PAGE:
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Directed Search in the Housing Market

  • Susan Vroman

    (Georgetown University)

  • Pieter Gautier

    (Free University of Amsterdam)

  • James Albrecht

    (Georgetown University)

We consider a housing market with large numbers of buyers and sellers. Sellers differ in their reservation prices; buyers are ex ante identical. In the first stage of the game, each seller posts an asking price. Next, each buyer, after observing all asking prices, chooses a house to visit. Upon visiting a house, a buyer observes an idiosyncratic value, x, the maximum amount he would be willing to pay for the house. The buyer then decides whether to make a bid on the house and, if so, at what level. If only one buyer makes an offer on a house, the buyer and seller negotiate over the price with the seller’s asking price as a maximum. If more than one buyer makes an offer on a house, the buyers can engage in Bertrand competition. We analyze the equilibrium of this directed search game.

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Paper provided by Society for Economic Dynamics in its series 2007 Meeting Papers with number 372.

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Date of creation: 2007
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Handle: RePEc:red:sed007:372
Contact details of provider: Postal: Society for Economic Dynamics Christian Zimmermann Economic Research Federal Reserve Bank of St. Louis PO Box 442 St. Louis MO 63166-0442 USA
Fax: 1-314-444-8731
Web page: http://www.EconomicDynamics.org/society.htm
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  1. Merlo, Antonio & Ortalo-Magne, Francois, 2004. "Bargaining over residential real estate: evidence from England," Journal of Urban Economics, Elsevier, vol. 56(2), pages 192-216, September.
  2. Veronica Guerrieri & Robert Shimer & Randall Wright, 2010. "Adverse Selection in Competitive Search Equilibrium," Econometrica, Econometric Society, vol. 78(6), pages 1823-1862, November.
  3. Antonia Díaz & Belén Jerez, 2013. "House Prices, Sales, And Time On The Market: A Search‐Theoretic Framework," International Economic Review, Department of Economics, University of Pennsylvania and Osaka University Institute of Social and Economic Research Association, vol. 54, pages 837-872, 08.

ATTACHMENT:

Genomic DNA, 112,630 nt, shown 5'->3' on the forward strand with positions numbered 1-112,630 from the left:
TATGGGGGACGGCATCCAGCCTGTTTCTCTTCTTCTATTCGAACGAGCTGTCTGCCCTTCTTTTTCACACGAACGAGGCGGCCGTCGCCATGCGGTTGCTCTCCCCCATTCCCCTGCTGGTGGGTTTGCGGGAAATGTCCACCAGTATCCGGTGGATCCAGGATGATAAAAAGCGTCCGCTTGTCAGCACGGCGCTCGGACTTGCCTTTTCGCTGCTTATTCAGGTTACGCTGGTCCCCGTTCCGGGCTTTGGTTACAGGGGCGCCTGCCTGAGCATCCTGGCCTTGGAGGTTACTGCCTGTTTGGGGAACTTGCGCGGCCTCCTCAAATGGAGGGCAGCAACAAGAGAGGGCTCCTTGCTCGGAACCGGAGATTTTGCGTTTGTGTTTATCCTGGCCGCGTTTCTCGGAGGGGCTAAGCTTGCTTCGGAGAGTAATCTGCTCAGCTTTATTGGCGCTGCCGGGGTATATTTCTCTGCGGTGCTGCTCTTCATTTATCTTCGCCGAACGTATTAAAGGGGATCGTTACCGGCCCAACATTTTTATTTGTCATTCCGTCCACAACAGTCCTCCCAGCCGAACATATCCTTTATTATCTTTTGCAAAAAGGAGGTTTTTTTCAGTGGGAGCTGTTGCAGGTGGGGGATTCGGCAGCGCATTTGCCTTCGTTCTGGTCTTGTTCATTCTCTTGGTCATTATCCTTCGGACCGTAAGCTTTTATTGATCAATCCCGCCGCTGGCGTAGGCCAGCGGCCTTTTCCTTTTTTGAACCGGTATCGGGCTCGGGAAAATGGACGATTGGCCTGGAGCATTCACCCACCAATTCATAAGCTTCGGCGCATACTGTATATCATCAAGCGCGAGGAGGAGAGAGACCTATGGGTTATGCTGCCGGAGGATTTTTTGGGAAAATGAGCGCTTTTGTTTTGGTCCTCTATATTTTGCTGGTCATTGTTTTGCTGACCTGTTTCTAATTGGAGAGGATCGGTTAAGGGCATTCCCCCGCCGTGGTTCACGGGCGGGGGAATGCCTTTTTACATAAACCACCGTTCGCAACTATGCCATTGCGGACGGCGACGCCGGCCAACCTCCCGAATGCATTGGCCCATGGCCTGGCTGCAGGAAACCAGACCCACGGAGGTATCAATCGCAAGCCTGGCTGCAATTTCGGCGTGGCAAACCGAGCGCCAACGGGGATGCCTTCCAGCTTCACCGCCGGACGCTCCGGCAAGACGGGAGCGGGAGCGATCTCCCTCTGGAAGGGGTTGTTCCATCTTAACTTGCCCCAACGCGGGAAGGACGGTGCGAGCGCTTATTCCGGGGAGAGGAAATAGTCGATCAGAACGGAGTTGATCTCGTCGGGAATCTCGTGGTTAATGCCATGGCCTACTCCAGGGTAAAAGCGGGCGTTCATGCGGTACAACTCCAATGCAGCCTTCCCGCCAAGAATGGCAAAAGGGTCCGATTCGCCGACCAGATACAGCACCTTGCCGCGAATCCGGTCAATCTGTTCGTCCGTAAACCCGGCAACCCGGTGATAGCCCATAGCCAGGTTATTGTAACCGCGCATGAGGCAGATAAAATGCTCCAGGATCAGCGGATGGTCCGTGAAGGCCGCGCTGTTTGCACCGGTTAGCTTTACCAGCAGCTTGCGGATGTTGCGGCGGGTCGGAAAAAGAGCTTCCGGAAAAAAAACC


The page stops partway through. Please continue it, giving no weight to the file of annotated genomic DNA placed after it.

4. Guido Menzio, 2007. "A Theory of Partially Directed Search," Journal of Political Economy, University of Chicago Press, vol. 115(5), pages 748-769, October.
  5. L. Rachel Ngai & Silvana Tenreyro, 2009. "Hot and Cold Seasons in the Housing Market," CEP Discussion Papers dp0922, Centre for Economic Performance, LSE.
  6. Julien, B. & Kennes, J. & King, I., 1998. "Bidding for Labour," Discussion Papers dp98-03, Department of Economics, Simon Fraser University.
  7. Alain Delacroix & Shouyong Shi, 2007. "Pricing and Signaling with Frictions," Working Papers tecipa-298, University of Toronto, Department of Economics.
  8. Chen, Y. & Rosenthal, R.W., 1993. "Asking Prices as Commitment Devices," Papers 42, Boston University - Industry Studies Programme.
  9. Wheaton, William C, 1990. "Vacancy, Search, and Prices in a Housing Market Matching Model," Journal of Political Economy, University of Chicago Press, vol. 98(6), pages 1270-92, December.
  10. Moen, Espen R, 1997. "Competitive Search Equilibrium," Journal of Political Economy, University of Chicago Press, vol. 105(2), pages 385-411, April.
  11. Paul E. Carrillo, 2012. "An Empirical Stationary Equilibrium Search Model Of The Housing Market," International Economic Review, Department of Economics, University of Pennsylvania and Osaka University Institute of Social and Economic Research Association, vol. 53(1), pages 203-234, 02.
  12. George-Marios Angeletos & Christian Hellwig & Alessandro Pavan, 2005. "Signaling in a Global Game: Coordination and Policy Traps," Discussion Papers 1400, Northwestern University, Center for Mathematical Studies in Economics and Management Science.
  13. James Albrecht, Pieter Gautier, & Susan Vroman, 2003. "Equilibrium Directed Search with Multiple Application," Working Papers gueconwpa~03-03-02, Georgetown University, Department of Economics.
  14. Gabriele Camera & Cemil Selcuk, 2009. "Price Dispersion with Directed Search," Journal of the European Economic Association, MIT Press, vol. 7(6), pages 1193-1224, December.
  15. Spence, A Michael, 1973. "Job Market Signaling," The Quarterly Journal of Economics, MIT Press, vol. 87(3), pages 355-74, August.
  16. Cho, In-Koo & Kreps, David M, 1987. "Signaling Games and Stable Equilibria," The Quarterly Journal of Economics, MIT Press, vol. 102(2), pages 179-221, May.
  17. James Albrecht & Axel Anderson & Eric Smith & Susan Vroman, 2007. "Opportunistic Matching In The Housing Market," International Economic Review, Department of Economics, University of Pennsylvania and Osaka University Institute of Social and Economic Research Association, vol. 48(2), pages 641-664, 05.
  18. Krainer, John, 2001. "A Theory of Liquidity in Residential Real Estate Markets," Journal of Urban Economics, Elsevier, vol. 49(1), pages 32-53, January.
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